In the summer of 2016, the Warriors made good on an unprecedented opportunity. An artificial spike in the salary cap left even the best teams in the league with the potential to create max-level cap room. Golden State had eyes for Kevin Durant, whose free agency was, in itself, a monumental event within the league. Realistically, Golden State had but this one actionable opportunity to make use of its space; even if the Warriors hadn’t spent a penny that summer, the imminent free agency of Stephen Curry (then among the league’s most underpaid players) and Andre Iguodala would have swallowed Golden State’s newfound flexibility whole. As such, the timing had aligned perfectly for the Warriors to offer Durant something that no other team could.
The appeal was obvious. But it was because Curry was so underpaid that the Warriors could logistically afford to add Durant to a team that already had three All-NBA players. It was because of Draymond Green’s playing style that Golden State became the unstoppable ball movers that they did, which in turn spoke to Durant's sensibilities. And it was through Klay Thompson, perhaps above all, that the entire arrangement made sense. That so much thought went into how Curry and Durant would coexist as teammates hints at why Thompson has been such a perfect fit for these Warriors: no matter the talent around him, Thompson’s comfort—and success—can be fairly assumed.
Stars are often glorified for the ways in which their games scale upward. Russell Westbrook, in the wake of Durant’s departure, took his superstar production to outlandish new extremes. James Harden made a legitimate MVP case by assuming even more creative responsibility than he had previously—quite a feat for a player who had already averaged 29 points per game. Thompson, by contrast, has shown the virtue of scaling down. There is no other team in the league for whom Thompson would be the fourth-best player. It is not a criticism to say that he is underutilized; the Warriors themselves won a title and mounted the winningest season in NBA history with Thompson playing a larger role. Still he found his footing once Durant arrived, all with an ease rare among players of his caliber.
Thompson was made for the superteam era. The focus of his game locks him into a healthy, streamlined role. No player to average 20 points per game last season held the ball less or saw it less often, according to NBA.com. What Thompson does with those touches is incredible; without ever dribbling the ball, Thompson flashes around screens to create shots that wouldn’t be there otherwise. Some shooters are made to be passive participants in the offense. What elevates Thompson is his activity. There is nothing in the league more dangerous than a shooter on the move, and Thompson works to make that danger ever present in the minds of his opponents.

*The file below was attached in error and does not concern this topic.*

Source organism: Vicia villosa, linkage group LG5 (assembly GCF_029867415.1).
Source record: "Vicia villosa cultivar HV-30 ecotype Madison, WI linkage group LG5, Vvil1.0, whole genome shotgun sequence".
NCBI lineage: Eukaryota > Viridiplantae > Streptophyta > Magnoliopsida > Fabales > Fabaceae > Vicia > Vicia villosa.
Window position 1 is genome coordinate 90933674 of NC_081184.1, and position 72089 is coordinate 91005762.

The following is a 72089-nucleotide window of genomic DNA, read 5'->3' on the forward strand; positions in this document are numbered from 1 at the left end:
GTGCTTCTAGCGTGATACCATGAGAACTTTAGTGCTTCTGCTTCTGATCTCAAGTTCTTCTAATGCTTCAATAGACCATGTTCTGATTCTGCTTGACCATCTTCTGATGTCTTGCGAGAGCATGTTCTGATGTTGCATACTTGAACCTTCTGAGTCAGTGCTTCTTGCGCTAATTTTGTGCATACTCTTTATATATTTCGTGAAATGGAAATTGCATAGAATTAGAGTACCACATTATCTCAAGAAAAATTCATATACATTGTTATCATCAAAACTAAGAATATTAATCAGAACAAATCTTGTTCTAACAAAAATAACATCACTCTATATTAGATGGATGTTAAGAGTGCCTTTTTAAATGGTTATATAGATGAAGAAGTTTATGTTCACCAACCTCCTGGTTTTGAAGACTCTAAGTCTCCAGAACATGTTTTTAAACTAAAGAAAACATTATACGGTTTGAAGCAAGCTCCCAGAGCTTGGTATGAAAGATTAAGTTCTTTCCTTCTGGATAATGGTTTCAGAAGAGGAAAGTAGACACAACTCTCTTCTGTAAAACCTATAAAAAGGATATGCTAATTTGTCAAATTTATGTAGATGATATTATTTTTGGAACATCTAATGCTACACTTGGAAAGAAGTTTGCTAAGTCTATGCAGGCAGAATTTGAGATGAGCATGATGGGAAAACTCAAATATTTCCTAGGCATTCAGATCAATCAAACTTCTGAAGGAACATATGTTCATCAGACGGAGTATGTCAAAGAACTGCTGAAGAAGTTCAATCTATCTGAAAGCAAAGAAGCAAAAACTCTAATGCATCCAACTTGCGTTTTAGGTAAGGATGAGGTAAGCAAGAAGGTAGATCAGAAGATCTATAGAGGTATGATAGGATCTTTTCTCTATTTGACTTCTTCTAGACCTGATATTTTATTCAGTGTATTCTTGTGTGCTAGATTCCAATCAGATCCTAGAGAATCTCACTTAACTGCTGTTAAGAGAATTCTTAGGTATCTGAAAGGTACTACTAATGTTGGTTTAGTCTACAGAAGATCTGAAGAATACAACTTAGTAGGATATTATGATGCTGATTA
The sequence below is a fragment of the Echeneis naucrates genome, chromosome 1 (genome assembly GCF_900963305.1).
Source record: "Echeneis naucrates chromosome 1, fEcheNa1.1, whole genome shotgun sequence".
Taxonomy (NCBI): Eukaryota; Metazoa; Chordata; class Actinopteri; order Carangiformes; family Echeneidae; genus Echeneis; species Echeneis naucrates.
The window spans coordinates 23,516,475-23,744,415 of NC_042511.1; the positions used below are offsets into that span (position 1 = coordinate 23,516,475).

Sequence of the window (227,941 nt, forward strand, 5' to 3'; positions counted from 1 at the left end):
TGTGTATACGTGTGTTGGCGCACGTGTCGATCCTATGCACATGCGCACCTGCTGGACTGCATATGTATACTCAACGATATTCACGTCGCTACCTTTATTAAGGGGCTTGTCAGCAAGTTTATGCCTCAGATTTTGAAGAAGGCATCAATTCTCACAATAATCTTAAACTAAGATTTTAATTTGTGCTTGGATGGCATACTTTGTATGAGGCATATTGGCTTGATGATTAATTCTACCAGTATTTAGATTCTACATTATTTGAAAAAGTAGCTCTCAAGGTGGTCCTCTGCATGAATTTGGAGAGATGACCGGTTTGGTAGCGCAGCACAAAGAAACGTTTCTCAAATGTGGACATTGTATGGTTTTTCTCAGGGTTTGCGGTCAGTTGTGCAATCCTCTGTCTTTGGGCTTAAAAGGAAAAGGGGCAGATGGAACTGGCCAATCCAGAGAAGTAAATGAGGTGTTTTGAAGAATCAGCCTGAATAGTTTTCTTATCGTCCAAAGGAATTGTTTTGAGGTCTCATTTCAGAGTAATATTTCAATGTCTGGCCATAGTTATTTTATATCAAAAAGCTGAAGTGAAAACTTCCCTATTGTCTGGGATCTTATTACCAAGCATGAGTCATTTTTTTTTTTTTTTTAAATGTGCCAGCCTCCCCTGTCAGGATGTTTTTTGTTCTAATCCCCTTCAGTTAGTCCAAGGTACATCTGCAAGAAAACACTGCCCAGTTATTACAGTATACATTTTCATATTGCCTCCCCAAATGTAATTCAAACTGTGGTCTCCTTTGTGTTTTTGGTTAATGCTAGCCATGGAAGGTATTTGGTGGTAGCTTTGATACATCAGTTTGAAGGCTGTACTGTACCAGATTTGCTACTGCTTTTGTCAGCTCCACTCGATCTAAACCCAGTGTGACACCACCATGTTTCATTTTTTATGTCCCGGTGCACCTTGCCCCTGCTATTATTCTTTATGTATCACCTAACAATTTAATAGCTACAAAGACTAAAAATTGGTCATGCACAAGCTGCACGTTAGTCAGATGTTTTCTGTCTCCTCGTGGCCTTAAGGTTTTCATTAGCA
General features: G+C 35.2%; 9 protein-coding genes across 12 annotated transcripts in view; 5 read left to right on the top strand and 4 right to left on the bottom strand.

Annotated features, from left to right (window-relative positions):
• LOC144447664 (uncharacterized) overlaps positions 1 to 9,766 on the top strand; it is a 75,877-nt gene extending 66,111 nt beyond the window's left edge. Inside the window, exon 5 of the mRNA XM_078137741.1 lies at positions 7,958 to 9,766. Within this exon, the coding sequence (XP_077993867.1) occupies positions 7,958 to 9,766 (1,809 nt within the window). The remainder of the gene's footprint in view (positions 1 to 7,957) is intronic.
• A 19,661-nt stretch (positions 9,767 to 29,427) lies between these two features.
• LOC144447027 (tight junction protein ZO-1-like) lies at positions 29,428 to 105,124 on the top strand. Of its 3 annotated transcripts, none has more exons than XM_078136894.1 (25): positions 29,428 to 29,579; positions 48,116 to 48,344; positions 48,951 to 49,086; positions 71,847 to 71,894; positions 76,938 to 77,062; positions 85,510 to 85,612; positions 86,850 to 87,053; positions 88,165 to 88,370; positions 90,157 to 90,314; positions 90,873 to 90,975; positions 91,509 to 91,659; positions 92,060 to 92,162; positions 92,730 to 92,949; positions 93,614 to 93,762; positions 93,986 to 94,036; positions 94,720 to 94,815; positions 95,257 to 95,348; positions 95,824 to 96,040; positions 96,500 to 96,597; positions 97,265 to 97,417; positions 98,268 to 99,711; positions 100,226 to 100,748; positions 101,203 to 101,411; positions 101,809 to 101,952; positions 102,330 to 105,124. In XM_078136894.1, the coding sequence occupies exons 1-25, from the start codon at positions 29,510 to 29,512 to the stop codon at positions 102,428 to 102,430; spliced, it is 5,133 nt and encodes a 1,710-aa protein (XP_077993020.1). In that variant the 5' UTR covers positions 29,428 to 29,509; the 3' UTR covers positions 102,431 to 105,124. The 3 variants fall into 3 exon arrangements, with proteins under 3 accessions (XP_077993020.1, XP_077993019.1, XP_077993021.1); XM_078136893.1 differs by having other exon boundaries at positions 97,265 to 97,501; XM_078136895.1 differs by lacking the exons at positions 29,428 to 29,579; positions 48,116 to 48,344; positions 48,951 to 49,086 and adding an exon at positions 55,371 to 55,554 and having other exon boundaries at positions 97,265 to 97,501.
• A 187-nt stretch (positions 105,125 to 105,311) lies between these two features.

It’s a wonder that he never stops. Even when the ball doesn’t find him (as is inevitable on a team with this much firepower), Thompson still runs. Even when his shot isn’t falling, Thompson still pursues his openings as if it were. And no matter the course of Thompson’s offense in general, he commits fully to checking the most dangerous opposing guards. Basketball is fraught with very human complications. One aspect of the game—and all its rhythms and frustrations—cannot help but bleed through into others. Thompson weathers it in persistence. There is an unrelenting quality to Thompson’s work that stabilizes everything around him. Teammates know that when Thompson will inevitably clear into open space, and that when he does, the defense will fret. Fellow defenders can rely on the fact that even when Thompson is run into a screen, he will recover back into the play to badger the ball handler from behind. These are somehow givens for a star scorer underserved by his role.
The importance of Thompson’s disposition cannot be oversold. His possesses the kind of cool that can save the Warriors’ season one night and blend seamlessly into the fabric of the team the next. Thompson is the sort who could average five fewer shots per game in this year’s playoffs than last without raising the slightest stink. The structure of a basketball team relies on concession; what each player can do is only as important as what they choose not to. The players making the biggest concessions, however, aren’t usually this good.
Thompson is one of the best players in the league, the fourth-best player on his own team, and a clearly prideful person. The perceived slights of everyday life tend to be amplified for those in industries as visible as professional sports, but not for Thompson. He is perpetually unmoved—part of the reason why the Warriors are as much a marvel of personality as they are of talent. What makes their dynamic work is Thompson’s greatest gift: his acceptance of both the player he is and the player he’s asked to be.